Australian Open poster boy Nick Kyrgios cools home hype

    Australia's rising tennis star
    Australia's rising tennis star


      Australia's rising tennis star


    Australia's rising tennis star 04:04

    Story highlights

    • Teenager Nick Kyrgios is the top-ranked home player at the Australian Open
    • The world No.50 fueled Aussie fever by knocking Rafael Nadal out of Wimbledon
    • Kyrgios says he won't put pressure on himself at first grand slam of 2015

    (CNN)The poster boy for the Australian Open isn't quite sure he is the right man for the job.

    For once, four-time winners Roger Federer or Novak Djokovic are not center stage, and tennis hunk Rafael Nadal has been muscled out in Melbourne.
      The face of the fortnight belongs to homegrown hope Nick Kyrgios -- the highest ranked Australian on the men's tour.
      Wearing fluorescent sneakers, mismatched socks and a sharp haircut, the world No. 50 exudes typical Australian surfer cool on court but he has mixed feelings about his new found status.
      "They could have chosen a lot more better-looking people than me," Kyrgios jokes to Open Court presenter Pat Cash in an interview before the first grand slam of the new tennis season started.
      "When I saw myself up on a poster here ... well, it's just great to be play in front of a home crowd. I'm really excited."
      Kyrgios first sent the green and gold clad home fans into a frenzy when he won the Australian Open boys' singles title in 2013.
      A meteoric 2014 season then saw the Canberra big-hitter rise from world No.186 to Nadal's vanquisher at Wimbledon.
      Kyrgios became the first wild card in a decade to reach the quarterfinals of the grass court grand slam, firing a career high 37 aces past the two-time Wimbledon champion and bamboozling him with an array of trick shots.
      Tennis experts immediately picked him out as future champion, a successor to Australia's last grand slam star Lleyton Hewitt, winner of the 2002 Wimbledon crown.
      "That's a match I'm never going to forget," smiles Kyrgios, now ranked as world No. 50. "That was the best serving and returning performance I've had in my life.
      "Every time I get out on court I'm always thinking about it. It is confidence and motivation to train hard.
      "When you're injured, to know that you can play at that level, it's motivation to get healthy and get back out on the court."
      That's a reference to when the Australian's season hit the rocks in September because of fatigue and a niggling back injury after his Wimbledon whirlwind and a solid third round appearance at the U.S. Open,.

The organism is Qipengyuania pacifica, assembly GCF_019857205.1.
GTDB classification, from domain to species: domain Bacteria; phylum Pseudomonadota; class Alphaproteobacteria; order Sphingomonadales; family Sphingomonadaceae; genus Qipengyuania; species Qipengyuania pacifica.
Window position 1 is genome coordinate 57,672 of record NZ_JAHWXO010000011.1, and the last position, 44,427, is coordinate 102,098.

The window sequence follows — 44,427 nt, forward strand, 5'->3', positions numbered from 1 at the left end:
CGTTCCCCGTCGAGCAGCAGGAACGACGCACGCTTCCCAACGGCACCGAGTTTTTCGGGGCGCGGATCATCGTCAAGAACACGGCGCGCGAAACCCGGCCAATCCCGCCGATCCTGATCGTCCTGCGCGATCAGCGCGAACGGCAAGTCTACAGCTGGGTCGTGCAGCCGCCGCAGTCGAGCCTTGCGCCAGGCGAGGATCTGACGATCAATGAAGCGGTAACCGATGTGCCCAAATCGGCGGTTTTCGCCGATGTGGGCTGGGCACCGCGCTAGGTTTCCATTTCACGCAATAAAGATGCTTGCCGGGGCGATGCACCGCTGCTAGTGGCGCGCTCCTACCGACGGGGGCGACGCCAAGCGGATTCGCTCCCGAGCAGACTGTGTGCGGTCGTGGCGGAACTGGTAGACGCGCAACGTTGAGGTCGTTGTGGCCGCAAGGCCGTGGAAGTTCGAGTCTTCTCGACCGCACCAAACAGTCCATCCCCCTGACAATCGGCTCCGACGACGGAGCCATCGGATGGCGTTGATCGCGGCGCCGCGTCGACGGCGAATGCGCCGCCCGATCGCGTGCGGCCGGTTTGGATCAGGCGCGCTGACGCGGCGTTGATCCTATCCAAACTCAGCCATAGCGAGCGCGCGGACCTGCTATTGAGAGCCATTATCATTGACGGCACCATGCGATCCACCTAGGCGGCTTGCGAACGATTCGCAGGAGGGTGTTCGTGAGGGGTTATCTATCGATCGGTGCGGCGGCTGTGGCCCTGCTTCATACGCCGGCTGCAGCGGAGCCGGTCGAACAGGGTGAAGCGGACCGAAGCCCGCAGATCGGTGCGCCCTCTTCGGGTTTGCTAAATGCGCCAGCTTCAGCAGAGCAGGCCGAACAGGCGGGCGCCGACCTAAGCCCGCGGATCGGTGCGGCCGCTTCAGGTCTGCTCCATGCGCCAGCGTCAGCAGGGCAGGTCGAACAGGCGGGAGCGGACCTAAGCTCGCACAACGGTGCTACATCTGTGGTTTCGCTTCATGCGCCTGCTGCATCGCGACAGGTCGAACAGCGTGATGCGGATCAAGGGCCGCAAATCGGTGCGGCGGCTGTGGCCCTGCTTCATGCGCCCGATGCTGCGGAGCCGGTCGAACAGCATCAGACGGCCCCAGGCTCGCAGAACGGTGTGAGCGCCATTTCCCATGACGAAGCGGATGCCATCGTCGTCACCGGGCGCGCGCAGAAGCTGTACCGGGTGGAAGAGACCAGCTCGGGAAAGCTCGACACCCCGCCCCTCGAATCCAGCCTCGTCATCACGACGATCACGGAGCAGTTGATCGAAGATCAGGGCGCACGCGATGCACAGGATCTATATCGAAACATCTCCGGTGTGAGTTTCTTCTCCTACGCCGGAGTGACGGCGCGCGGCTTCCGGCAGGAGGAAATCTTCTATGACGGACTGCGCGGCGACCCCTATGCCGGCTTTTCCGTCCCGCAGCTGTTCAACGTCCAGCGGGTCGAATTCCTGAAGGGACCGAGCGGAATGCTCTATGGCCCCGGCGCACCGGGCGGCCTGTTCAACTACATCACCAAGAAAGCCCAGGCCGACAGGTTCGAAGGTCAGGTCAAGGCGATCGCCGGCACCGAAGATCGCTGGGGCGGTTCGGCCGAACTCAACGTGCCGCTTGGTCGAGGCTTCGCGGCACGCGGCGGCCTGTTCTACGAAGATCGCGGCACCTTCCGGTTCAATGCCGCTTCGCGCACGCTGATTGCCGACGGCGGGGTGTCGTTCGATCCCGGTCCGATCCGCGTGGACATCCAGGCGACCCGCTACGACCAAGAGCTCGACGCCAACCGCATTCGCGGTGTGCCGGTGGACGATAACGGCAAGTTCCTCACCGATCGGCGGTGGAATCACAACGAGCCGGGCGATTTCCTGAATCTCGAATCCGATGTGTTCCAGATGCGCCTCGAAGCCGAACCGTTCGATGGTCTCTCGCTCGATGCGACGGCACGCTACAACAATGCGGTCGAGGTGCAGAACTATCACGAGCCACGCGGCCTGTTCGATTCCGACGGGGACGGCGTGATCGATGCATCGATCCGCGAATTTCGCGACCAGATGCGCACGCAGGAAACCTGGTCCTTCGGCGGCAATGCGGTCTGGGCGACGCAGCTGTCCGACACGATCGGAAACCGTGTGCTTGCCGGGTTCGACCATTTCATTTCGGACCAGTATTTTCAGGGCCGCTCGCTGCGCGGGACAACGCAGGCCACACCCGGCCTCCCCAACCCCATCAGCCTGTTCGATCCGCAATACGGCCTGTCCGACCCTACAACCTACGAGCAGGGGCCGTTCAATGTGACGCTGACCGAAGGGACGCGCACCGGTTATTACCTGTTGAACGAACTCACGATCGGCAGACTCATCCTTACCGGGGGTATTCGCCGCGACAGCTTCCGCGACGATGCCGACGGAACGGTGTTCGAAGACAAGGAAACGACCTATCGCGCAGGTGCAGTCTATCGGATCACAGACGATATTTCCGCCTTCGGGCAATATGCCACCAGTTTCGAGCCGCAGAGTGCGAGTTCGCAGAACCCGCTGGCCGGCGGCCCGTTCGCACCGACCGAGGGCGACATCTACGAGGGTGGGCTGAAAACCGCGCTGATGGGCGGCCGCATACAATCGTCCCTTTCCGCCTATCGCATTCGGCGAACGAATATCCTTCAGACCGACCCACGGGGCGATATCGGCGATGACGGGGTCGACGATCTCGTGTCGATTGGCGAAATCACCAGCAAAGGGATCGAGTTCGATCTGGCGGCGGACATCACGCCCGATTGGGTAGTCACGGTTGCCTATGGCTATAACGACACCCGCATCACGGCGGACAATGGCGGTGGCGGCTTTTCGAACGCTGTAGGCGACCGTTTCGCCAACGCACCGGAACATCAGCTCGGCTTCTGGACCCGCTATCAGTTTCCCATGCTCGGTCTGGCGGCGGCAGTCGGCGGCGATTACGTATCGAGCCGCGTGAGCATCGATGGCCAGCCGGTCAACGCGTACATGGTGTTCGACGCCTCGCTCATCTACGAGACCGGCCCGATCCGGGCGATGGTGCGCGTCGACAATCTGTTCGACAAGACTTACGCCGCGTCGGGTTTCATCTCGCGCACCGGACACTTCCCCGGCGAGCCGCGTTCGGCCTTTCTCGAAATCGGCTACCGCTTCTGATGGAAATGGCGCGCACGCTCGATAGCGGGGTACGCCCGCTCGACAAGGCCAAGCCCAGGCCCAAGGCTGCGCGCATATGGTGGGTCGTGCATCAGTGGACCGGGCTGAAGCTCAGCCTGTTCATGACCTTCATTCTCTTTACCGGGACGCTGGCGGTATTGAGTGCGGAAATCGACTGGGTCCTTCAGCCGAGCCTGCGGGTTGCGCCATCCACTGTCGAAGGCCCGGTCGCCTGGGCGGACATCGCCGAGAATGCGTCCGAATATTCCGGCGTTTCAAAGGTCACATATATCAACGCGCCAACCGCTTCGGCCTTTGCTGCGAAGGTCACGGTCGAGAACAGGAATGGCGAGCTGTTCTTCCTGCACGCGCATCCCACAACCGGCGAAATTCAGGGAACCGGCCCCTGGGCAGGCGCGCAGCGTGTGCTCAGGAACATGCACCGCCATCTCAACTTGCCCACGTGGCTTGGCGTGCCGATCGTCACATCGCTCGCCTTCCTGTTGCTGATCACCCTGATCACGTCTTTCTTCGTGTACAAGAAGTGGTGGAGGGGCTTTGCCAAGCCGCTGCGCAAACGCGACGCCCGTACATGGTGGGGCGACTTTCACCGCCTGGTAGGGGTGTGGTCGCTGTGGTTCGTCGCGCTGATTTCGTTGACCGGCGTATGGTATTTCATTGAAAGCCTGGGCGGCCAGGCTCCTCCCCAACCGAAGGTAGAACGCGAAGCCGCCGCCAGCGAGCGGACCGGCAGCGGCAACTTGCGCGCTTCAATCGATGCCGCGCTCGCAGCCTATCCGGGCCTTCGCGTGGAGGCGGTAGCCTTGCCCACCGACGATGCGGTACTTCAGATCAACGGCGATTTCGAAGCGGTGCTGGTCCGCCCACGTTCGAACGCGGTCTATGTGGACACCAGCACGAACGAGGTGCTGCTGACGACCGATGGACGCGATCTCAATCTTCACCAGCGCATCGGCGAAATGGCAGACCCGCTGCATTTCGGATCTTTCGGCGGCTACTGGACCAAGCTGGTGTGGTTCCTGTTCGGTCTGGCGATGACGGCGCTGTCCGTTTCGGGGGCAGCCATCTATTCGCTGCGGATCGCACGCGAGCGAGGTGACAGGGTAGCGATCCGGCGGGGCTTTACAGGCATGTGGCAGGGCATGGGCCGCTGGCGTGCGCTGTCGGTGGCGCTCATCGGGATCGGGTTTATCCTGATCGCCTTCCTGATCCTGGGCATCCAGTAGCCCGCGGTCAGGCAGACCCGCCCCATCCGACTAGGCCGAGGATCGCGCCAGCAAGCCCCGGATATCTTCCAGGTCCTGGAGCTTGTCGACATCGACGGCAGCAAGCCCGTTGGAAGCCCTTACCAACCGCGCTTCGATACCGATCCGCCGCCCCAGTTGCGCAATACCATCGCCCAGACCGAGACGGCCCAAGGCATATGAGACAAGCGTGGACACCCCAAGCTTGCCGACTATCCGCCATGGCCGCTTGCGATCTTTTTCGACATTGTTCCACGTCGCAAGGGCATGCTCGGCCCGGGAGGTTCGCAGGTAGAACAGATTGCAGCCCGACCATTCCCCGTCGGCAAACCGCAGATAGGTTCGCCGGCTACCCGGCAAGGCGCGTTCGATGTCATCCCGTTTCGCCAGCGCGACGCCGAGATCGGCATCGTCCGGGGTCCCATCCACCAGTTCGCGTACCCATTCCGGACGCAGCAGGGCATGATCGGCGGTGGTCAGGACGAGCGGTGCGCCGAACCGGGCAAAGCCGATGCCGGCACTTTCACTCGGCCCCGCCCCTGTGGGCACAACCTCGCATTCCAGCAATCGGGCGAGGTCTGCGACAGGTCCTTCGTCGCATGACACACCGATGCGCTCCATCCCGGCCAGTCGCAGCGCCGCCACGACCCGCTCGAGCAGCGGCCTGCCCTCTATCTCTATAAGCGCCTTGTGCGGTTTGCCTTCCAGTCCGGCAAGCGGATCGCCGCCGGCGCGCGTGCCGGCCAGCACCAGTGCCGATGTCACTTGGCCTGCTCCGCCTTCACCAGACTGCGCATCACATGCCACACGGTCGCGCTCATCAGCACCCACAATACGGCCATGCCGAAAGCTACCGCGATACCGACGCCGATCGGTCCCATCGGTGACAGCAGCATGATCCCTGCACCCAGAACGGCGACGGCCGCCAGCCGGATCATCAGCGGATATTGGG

Those injuries might be another reason for Kyrgios' reluctance to get caught up in the hype ahead of the Australian Open, which began in Melbourne, Monday.
      His competitive tour return at the Sydney International, five days before the start of the Australian Open, ended in a first round defeat by Poland's Jerzy Janowicz.
      The 19-year-old Australian had little time to get match fit for his home grand slam, so a five-set slog past Argentina's Federico Delbonis was probably not what he needed in the first round.
      One of two Australian players to reach round four, Kyrgios is determined not to get sucked into the pressure of home expectation.
      "Geez, I'm not going to put too much pressure on myself," he says. "But I'd love to go out there and make a run like at Wimbledon.
      "I definitely think I can make an impact if I'm healthy and feeling good. I can definitely match up with some of the best.
      "There is a lot of expectation. I'm still young, I'm still maturing. I understand that it's a long journey and I'm ready for that."
      Life on the peripatetic professional tennis tour means the 19-year-old is getting used to making personal sacrifices.
      He started playing tennis at seven, encouraged by his Malaysian mother Norlaila, who he promised to send a smiley face text to him after his victory over Nadal.
      His Dad George and older sister Halimah were in London to share in his success but his grandmother, who Kyrgios describes as "a massive part of my life," died just a week after his Wimbledon breakthrough.
      Kyrgios is beginning the new season with the number 74, in homage to his grandmother, tattooed on his finger.
      "I'm still trying to deal with some things in my life that have changed," he explains. "Sacrificing time at home, grinding out tournaments week after week.
      "I'm still learning how to deal with being away from friends and family. I think I'm dealing with it pretty well but I'm still a kid."
      The Australian may only be at the start of his senior career but he is already learning from the best -- his idol, Federer.
      "If I was to build my game around someone it would be Roger," adds Krygios. "He's the greatest of all time. It's extraordinary how consistent he's been.
      "I got an opportunity to train with Roger in Zurich for a week last year.
      "It was such a good opportunity to see what he would do on the practice court and his ability to create drills for himself, to develop his game.
      "He's still striving to get so much better and develop his game. That's what I learned so much from."
      Federer entered the Australian Open as the men's second seed, behind Djokovic, while Kyrgios was relieved of some pressure by being unseeded.
      If he has doubts over this poster boy status, the Australian is looking forward to playing the role of crowd pleaser.
      "Being able to get the crowd involved, hit shots they're going to love, that's what excites me most," he smiles.
      "Playing on courts like the Rod Laver Arena, it just gives me goosebumps thinking about it. I'll try to keep the crowd going for as long as I can."